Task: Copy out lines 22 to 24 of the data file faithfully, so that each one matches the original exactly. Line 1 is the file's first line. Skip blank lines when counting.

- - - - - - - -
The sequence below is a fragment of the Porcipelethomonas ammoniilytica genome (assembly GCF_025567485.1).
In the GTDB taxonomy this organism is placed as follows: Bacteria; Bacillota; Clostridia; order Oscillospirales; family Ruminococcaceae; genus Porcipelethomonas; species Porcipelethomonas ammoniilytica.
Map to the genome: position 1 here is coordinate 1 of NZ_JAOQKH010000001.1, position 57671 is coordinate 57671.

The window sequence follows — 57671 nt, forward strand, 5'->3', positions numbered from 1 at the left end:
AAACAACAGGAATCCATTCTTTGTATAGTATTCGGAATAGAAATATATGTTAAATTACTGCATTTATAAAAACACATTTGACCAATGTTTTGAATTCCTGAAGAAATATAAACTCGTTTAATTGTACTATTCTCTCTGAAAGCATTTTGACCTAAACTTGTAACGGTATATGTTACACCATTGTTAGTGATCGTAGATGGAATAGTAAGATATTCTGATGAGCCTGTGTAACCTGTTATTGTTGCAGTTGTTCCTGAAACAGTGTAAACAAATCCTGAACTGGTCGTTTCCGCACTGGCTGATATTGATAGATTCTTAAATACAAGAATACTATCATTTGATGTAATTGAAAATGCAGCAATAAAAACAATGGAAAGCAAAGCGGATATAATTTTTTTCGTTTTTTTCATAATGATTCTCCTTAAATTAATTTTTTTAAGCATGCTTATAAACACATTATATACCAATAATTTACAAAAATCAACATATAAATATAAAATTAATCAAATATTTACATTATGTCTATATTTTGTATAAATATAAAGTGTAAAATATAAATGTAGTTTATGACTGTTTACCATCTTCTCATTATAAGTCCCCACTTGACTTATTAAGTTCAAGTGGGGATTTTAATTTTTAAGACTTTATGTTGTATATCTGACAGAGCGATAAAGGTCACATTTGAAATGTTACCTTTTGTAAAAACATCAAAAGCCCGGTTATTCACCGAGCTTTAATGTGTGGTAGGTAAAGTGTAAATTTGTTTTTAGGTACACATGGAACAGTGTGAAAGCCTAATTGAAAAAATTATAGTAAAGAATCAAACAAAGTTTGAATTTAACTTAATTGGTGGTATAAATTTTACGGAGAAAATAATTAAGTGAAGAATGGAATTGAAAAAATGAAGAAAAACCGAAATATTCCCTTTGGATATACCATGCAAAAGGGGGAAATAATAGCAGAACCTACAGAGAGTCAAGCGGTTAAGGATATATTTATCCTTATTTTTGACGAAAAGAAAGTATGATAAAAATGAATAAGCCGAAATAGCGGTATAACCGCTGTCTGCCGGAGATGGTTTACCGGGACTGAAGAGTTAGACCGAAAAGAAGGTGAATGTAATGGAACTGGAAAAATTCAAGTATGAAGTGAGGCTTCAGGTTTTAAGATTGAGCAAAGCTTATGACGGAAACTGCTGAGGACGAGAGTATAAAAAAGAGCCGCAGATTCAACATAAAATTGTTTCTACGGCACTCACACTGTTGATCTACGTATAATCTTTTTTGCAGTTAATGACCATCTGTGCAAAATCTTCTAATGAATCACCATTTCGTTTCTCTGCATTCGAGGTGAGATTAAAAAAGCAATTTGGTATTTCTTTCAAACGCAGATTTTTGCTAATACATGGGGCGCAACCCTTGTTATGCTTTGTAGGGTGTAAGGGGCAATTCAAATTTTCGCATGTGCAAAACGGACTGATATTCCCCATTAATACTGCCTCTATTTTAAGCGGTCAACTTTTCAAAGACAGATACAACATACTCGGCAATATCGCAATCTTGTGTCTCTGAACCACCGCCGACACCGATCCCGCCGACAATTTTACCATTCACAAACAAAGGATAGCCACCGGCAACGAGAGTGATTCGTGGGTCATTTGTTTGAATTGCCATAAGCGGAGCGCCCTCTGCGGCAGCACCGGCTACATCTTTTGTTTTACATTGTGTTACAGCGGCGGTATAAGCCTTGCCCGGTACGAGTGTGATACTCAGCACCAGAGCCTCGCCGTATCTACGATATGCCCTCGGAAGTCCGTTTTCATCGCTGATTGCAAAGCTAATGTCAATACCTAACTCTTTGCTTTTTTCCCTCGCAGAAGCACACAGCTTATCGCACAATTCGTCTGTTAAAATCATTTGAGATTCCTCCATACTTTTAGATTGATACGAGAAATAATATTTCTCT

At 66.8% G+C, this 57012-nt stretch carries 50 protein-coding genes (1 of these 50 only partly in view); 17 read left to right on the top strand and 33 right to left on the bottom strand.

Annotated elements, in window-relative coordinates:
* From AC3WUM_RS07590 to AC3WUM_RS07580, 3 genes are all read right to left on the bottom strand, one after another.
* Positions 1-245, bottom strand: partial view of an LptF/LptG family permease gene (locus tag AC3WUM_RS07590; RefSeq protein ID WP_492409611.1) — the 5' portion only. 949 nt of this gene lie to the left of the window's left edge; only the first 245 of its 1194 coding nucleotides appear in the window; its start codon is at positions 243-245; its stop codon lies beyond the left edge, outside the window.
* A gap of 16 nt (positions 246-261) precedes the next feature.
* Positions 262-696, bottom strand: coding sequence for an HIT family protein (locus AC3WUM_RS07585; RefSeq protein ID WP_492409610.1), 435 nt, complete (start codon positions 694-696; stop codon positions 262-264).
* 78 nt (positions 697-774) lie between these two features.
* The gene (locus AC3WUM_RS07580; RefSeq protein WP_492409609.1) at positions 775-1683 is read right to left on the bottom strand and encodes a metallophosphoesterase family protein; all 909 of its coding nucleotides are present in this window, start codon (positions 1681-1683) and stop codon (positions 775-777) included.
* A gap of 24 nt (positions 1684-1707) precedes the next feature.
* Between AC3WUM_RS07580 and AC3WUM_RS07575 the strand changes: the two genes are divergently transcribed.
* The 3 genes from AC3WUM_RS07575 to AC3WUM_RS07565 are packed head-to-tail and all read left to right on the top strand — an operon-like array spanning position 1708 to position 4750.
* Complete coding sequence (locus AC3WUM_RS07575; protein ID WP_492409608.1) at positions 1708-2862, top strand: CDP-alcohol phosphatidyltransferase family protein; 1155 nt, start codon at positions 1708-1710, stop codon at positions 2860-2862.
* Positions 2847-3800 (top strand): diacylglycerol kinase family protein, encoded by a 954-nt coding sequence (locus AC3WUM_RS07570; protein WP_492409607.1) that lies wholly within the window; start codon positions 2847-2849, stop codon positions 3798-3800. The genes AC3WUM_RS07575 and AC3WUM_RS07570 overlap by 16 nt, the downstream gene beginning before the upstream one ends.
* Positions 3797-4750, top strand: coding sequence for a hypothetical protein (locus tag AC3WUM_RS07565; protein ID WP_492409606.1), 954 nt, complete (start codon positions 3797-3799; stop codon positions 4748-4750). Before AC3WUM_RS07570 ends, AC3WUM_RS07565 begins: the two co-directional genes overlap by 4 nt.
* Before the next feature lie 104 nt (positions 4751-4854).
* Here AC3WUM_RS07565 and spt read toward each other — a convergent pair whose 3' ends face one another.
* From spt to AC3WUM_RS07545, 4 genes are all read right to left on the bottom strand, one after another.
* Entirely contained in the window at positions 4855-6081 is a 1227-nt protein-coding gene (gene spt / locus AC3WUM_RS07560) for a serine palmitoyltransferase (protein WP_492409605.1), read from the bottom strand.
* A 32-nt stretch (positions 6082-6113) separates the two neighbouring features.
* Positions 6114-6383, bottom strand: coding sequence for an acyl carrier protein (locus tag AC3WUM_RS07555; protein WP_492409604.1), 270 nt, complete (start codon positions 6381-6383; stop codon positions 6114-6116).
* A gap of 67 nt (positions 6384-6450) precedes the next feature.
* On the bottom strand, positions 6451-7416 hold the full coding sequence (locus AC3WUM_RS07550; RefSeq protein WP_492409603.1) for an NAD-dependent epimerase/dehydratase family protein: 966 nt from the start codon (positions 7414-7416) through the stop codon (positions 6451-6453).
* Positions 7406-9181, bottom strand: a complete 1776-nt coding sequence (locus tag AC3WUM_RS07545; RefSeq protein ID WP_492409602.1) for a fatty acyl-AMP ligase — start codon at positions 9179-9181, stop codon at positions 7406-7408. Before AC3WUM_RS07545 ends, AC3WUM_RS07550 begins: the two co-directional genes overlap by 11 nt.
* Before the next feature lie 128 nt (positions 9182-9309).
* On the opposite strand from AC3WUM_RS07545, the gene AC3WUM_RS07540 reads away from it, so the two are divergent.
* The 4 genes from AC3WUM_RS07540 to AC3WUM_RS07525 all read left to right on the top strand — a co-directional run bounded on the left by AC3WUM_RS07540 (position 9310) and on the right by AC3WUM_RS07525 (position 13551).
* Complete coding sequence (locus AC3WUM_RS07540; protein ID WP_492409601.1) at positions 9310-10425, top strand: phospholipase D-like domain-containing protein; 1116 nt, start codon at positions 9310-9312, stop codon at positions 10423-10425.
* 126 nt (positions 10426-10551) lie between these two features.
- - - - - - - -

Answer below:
* From spt to AC3WUM_RS07545, 4 genes are all read right to left on the bottom strand, one after another.
* Entirely contained in the window at positions 4855-6081 is a 1227-nt protein-coding gene (gene spt / locus AC3WUM_RS07560) for a serine palmitoyltransferase (protein WP_492409605.1), read from the bottom strand.
* A 32-nt stretch (positions 6082-6113) separates the two neighbouring features.